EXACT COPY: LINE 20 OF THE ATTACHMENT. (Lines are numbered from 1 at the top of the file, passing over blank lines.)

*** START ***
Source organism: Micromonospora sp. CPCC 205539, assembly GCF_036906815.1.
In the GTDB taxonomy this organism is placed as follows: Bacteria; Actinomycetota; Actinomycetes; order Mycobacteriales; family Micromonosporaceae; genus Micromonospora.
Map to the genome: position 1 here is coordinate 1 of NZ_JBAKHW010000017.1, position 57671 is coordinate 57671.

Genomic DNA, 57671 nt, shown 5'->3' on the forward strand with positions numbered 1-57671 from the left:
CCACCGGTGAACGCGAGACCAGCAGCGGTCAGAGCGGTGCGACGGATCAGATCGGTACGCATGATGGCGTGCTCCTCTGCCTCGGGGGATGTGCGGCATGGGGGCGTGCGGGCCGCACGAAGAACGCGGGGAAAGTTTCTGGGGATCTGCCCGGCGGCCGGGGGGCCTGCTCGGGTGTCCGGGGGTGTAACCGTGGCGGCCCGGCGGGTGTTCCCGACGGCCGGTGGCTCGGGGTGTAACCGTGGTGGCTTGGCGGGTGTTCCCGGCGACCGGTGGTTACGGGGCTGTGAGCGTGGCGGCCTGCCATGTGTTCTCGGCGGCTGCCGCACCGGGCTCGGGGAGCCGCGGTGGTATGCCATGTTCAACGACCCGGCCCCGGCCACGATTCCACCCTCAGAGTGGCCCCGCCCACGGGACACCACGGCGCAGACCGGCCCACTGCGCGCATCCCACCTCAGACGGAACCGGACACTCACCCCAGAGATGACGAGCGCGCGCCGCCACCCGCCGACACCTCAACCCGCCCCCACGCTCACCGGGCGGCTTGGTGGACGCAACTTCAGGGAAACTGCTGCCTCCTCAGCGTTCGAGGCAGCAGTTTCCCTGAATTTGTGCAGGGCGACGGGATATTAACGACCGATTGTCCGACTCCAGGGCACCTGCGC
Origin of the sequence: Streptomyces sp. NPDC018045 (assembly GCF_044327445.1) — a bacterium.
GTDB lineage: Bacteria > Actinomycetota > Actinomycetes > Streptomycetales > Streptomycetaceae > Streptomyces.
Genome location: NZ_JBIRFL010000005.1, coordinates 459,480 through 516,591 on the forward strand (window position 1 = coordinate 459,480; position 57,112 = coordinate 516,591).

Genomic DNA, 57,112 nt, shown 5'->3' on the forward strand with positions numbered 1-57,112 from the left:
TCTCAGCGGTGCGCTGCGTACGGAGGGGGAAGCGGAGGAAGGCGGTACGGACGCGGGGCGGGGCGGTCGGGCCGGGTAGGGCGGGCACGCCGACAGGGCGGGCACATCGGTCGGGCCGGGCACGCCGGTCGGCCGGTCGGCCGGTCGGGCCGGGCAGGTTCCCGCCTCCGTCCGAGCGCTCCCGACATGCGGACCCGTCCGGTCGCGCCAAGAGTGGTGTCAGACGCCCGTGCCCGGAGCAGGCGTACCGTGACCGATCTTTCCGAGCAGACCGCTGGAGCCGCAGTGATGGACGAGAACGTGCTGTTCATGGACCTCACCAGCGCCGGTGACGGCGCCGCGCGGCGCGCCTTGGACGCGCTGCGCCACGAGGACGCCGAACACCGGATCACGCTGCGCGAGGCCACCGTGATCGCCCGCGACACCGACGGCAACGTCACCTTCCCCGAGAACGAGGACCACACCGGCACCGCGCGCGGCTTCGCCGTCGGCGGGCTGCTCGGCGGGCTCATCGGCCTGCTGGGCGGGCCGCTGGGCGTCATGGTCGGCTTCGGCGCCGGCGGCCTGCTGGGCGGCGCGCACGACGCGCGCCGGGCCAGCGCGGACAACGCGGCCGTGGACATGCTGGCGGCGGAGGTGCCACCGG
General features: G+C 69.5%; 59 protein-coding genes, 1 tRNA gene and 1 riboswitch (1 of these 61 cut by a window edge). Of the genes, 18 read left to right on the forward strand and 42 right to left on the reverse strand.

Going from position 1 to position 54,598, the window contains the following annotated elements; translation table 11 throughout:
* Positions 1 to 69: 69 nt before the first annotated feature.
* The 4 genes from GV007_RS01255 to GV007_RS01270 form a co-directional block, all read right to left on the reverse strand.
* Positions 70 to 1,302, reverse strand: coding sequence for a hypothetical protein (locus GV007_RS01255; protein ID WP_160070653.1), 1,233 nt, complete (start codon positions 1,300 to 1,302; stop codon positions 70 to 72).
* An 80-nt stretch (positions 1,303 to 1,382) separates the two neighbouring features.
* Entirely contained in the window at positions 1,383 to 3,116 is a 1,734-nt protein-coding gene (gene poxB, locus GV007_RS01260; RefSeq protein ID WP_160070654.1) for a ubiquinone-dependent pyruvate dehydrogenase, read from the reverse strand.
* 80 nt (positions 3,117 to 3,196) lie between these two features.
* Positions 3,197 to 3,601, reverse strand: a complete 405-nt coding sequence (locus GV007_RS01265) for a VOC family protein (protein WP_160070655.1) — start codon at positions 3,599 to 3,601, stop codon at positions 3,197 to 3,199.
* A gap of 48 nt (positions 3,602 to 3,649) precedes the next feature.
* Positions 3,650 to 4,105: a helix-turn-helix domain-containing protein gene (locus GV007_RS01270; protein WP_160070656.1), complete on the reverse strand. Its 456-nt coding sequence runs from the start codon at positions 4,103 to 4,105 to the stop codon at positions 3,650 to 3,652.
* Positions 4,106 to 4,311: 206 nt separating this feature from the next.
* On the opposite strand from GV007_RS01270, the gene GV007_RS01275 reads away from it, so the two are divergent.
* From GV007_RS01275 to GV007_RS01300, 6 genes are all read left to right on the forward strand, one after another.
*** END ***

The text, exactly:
* A gap of 48 nt (positions 3,602 to 3,649) precedes the next feature.